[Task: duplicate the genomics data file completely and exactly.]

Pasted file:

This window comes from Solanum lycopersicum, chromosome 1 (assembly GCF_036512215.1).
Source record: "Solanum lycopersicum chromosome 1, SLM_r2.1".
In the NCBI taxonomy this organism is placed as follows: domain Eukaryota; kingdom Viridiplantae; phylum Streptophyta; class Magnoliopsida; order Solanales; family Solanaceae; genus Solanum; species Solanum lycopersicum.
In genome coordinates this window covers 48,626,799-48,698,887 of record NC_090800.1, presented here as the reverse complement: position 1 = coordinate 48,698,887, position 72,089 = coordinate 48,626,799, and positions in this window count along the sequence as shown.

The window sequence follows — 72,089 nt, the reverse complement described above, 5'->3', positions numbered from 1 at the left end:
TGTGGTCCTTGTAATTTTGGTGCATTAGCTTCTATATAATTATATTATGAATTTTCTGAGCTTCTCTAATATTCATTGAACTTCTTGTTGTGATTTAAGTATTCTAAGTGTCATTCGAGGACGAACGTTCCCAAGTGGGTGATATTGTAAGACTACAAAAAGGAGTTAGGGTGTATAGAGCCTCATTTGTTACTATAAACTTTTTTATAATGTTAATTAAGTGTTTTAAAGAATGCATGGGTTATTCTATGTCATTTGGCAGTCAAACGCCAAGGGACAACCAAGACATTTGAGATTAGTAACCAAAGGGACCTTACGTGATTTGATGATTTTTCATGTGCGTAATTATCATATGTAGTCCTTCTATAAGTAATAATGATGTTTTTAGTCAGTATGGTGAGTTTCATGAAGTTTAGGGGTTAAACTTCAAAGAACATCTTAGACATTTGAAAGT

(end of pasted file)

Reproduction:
This window comes from Solanum lycopersicum, chromosome 1 (assembly GCF_036512215.1).
Source record: "Solanum lycopersicum chromosome 1, SLM_r2.1".
In the NCBI taxonomy this organism is placed as follows: domain Eukaryota; kingdom Viridiplantae; phylum Streptophyta; class Magnoliopsida; order Solanales; family Solanaceae; genus Solanum; species Solanum lycopersicum.
In genome coordinates this window covers 48,626,799-48,698,887 of record NC_090800.1, presented here as the reverse complement: position 1 = coordinate 48,698,887, position 72,089 = coordinate 48,626,799, and positions in this window count along the sequence as shown.

The window sequence follows — 72,089 nt, the reverse complement described above, 5'->3', positions numbered from 1 at the left end:
TGTGGTCCTTGTAATTTTGGTGCATTAGCTTCTATATAATTATATTATGAATTTTCTGAGCTTCTCTAATATTCATTGAACTTCTTGTTGTGATTTAAGTATTCTAAGTGTCATTCGAGGACGAACGTTCCCAAGTGGGTGATATTGTAAGACTACAAAAAGGAGTTAGGGTGTATAGAGCCTCATTTGTTACTATAAACTTTTTTATAATGTTAATTAAGTGTTTTAAAGAATGCATGGGTTATTCTATGTCATTTGGCAGTCAAACGCCAAGGGACAACCAAGACATTTGAGATTAGTAACCAAAGGGACCTTACGTGATTTGATGATTTTTCATGTGCGTAATTATCATATGTAGTCCTTCTATAAGTAATAATGATGTTTTTAGTCAGTATGGTGAGTTTCATGAAGTTTAGGGGTTAAACTTCAAAGAACATCTTAGACATTTGAAAGT